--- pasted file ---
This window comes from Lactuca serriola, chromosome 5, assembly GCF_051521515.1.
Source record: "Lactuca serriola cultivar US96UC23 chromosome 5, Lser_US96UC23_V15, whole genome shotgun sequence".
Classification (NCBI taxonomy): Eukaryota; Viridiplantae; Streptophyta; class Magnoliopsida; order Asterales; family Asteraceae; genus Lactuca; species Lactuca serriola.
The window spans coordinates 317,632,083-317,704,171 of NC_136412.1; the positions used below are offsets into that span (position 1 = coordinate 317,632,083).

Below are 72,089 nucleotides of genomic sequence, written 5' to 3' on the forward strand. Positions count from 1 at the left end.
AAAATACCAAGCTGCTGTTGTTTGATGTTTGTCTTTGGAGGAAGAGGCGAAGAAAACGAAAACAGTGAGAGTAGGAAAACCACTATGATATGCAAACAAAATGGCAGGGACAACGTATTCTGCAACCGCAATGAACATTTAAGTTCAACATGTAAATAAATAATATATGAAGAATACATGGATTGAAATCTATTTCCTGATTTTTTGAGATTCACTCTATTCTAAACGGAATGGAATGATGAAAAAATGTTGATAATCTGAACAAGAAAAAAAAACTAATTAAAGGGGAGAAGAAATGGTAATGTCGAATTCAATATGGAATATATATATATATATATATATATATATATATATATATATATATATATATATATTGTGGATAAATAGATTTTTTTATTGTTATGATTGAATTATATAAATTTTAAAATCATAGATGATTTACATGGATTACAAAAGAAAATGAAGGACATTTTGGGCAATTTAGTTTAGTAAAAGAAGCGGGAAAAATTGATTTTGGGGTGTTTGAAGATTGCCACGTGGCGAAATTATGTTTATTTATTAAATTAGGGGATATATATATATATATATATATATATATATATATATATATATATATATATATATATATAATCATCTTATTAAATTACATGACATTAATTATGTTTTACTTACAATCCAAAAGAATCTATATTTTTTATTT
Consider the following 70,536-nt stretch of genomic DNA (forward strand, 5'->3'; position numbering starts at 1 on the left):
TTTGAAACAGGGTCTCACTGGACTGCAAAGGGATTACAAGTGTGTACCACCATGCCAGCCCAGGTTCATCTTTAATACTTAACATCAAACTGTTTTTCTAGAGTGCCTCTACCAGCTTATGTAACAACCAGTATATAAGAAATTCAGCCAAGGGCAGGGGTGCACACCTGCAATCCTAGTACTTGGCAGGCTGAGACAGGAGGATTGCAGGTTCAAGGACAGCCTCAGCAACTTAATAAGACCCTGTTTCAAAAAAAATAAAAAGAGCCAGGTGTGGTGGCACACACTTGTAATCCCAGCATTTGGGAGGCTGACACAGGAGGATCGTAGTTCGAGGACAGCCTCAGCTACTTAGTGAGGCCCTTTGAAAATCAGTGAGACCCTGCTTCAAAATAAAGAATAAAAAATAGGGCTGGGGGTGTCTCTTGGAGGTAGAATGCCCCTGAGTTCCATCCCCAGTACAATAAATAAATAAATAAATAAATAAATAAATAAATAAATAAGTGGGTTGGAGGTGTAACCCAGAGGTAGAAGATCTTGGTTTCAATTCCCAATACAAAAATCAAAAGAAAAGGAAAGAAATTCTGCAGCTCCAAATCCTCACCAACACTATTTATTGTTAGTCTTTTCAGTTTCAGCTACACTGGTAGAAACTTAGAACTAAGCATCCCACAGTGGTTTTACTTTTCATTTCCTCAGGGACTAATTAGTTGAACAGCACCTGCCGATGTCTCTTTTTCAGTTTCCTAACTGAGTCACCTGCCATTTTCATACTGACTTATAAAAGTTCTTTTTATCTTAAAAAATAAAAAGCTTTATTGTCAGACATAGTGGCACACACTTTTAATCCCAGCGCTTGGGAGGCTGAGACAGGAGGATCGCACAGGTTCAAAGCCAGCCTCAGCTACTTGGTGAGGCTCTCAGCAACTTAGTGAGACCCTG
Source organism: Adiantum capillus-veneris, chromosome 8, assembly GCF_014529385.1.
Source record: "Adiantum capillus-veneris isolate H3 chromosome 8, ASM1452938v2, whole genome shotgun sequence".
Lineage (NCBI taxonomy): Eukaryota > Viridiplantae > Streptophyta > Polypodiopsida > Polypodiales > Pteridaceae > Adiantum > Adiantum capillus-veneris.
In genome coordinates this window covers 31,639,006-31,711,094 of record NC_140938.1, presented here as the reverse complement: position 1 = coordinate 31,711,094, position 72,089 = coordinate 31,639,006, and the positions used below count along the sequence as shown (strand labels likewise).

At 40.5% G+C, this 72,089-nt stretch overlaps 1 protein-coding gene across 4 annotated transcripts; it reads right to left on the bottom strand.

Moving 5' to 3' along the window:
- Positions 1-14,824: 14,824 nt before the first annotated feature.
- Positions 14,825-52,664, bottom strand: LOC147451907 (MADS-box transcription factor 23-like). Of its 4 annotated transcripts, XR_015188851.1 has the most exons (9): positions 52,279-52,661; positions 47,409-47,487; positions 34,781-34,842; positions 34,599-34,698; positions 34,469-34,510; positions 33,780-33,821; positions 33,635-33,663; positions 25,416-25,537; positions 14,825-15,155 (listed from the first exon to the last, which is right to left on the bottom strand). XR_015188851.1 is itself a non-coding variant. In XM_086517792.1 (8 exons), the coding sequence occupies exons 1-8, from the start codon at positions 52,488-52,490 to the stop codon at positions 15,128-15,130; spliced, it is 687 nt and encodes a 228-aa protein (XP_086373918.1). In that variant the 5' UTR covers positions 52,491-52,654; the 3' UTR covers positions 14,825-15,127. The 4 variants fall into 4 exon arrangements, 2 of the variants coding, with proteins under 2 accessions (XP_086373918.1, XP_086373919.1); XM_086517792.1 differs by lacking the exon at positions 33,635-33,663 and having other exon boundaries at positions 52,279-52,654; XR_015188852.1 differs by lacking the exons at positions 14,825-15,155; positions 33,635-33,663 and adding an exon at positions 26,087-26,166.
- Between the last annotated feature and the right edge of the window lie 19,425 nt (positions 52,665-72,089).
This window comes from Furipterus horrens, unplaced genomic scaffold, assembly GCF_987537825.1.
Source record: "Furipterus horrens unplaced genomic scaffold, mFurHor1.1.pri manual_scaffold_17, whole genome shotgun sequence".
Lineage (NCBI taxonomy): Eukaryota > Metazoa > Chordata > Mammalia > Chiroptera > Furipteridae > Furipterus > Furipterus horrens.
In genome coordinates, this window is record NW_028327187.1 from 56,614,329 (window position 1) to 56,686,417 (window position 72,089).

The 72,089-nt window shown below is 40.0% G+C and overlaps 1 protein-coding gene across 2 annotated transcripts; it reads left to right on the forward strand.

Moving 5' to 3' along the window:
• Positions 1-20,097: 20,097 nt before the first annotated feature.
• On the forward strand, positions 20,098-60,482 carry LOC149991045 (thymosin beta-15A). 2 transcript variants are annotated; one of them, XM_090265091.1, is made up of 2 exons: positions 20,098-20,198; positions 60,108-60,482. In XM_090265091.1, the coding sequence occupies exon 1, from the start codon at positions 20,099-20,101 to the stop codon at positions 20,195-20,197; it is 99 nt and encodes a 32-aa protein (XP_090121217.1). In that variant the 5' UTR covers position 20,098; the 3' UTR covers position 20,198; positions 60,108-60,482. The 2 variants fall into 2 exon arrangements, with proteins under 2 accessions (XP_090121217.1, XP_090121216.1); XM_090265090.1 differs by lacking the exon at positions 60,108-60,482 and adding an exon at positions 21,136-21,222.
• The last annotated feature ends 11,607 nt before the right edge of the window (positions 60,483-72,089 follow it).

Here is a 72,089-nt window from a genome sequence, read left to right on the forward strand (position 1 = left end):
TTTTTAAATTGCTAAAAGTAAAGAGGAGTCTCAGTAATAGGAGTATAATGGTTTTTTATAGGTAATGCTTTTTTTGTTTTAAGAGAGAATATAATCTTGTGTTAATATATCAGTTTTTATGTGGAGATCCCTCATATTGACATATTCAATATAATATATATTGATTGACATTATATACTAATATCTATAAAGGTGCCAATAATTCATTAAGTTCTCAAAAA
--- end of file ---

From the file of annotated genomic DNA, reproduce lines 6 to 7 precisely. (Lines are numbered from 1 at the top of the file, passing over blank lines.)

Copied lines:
AAAATACCAAGCTGCTGTTGTTTGATGTTTGTCTTTGGAGGAAGAGGCGAAGAAAACGAAAACAGTGAGAGTAGGAAAACCACTATGATATGCAAACAAAATGGCAGGGACAACGTATTCTGCAACCGCAATGAACATTTAAGTTCAACATGTAAATAAATAATATATGAAGAATACATGGATTGAAATCTATTTCCTGATTTTTTGAGATTCACTCTATTCTAAACGGAATGGAATGATGAAAAAATGTTGATAATCTGAACAAGAAAAAAAAACTAATTAAAGGGGAGAAGAAATGGTAATGTCGAATTCAATATGGAATATATATATATATATATATATATATATATATATATATATATATATATATATATTGTGGATAAATAGATTTTTTTATTGTTATGATTGAATTATATAAATTTTAAAATCATAGATGATTTACATGGATTACAAAAGAAAATGAAGGACATTTTGGGCAATTTAGTTTAGTAAAAGAAGCGGGAAAAATTGATTTTGGGGTGTTTGAAGATTGCCACGTGGCGAAATTATGTTTATTTATTAAATTAGGGGATATATATATATATATATATATATATATATATATATATATATATATATATATATATATAATCATCTTATTAAATTACATGACATTAATTATGTTTTACTTACAATCCAAAAGAATCTATATTTTTTATTT
Consider the following 70,536-nt stretch of genomic DNA (forward strand, 5'->3'; position numbering starts at 1 on the left):